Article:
[Tagging] Feature Proposal - RFC - More Consistency in Railway Tagging

Martin Atkins mart at degeneration.co.uk
Sun Apr 14 15:02:48 UTC 2013

On 04/14/2013 06:02 AM, Rovastar wrote:
> Now I started looking at trams and lightrail I see more of a need of
> consistent standards.
> They seem to be used interchangeably in San Fran and in Portland which was
> quoted a good example in the US most (nearly all) of what I would call tram
> lines are tagged light_rail with some tagged as trams lines spurring off and
> joining them at them at some points.
> Does anyone know of a reason for this? Are they generally and/or technically
> considered "trams" or "Light Rail" in the states?
> Now there is no wiki defination at all of railway=light_rail. The more I
> look the more I realise how bad we are as a community for documentation.
> I consider light rail to be a mini railway and not on roads on tracks
> whereas trams in generally go on streets. I imagine wikipedia will say
> similiar.
> Any thoughts?

Yeah, I was struggling with this myself. San Francisco's vehicles 
actually behave like a mixture of subway, light rail and tram. (with 
light rail defined as "higher-standard tram system separated from 
highways", as it is on the wiki)

Colin Smale noted in a descendent message that tram/light_rail can also 
differ in signalling, and of course SF has various types here too: when 
the vehicles run along what used to be tram lines the driver is in 
complete control and obeys traffic signals -- sometimes distinct lamps 
but always connected to the rest of the intersection. In some newer 
sections the mere presence of a train gives it right of way over other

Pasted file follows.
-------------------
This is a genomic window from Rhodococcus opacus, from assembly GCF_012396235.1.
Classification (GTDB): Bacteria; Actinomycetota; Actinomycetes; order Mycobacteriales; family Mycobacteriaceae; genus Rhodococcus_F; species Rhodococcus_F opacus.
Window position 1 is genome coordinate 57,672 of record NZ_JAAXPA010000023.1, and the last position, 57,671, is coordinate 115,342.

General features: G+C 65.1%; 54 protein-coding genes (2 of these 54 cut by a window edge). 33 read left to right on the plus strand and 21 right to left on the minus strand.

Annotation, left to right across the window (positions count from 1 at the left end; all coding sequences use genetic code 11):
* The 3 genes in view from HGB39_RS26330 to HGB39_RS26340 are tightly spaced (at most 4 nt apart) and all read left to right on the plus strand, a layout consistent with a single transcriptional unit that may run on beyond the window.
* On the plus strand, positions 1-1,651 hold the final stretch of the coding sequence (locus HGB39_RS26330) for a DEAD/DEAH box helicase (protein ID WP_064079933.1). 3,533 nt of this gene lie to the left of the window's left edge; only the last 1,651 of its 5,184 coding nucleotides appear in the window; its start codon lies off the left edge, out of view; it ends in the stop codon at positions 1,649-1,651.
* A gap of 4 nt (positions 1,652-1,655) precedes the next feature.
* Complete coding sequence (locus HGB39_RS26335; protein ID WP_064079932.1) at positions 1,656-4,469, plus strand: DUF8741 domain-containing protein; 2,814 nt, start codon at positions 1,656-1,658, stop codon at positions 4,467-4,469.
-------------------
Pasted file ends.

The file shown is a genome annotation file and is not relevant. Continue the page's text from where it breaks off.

traffic, as if there were a level crossing. And finally, when they 
traverse the main subway they suddenly become more like subway trains 
and have an automatic train control system with moving block signalling[1].

The original mapper of SF rail tagged everything as light_rail, but as 
an experiment yesterday I re-tagged one of the lines as a tram -- at 
least, as much of it as I could get away with without affecting other 
lines and while making it all trivially revertable.

For what it's worth, the local transport agency tends to refer to this 
class of thing as "light rail vehicles", and I think if you consider the 
vehicles rather than the rails then that's fair, though prevailing 
discussion on the wiki suggested to me that we should tag based on the 
characteristics of the rails rather than of the vehicles, which for me 
makes *sections* of SF's rail network be classified as tram tracks.

Just to throw in one further complication, San Francisco's transport 
agency also operates more traditional trams[2] but every day they 
traverse some of the tracks used by the light rail vehicles, and in one 
section there's even a pair of platforms at each station to enable 
high-platform boarding of the light rail vehicles but ground-level 
boarding of the trams... further fodder, I think, for ignoring the 
vehicles and concentrating on the rails.

[1] To prove it, here's a real-time image of the state of the main subway:
The rest of the network is not controlled to nearly this level of detail.

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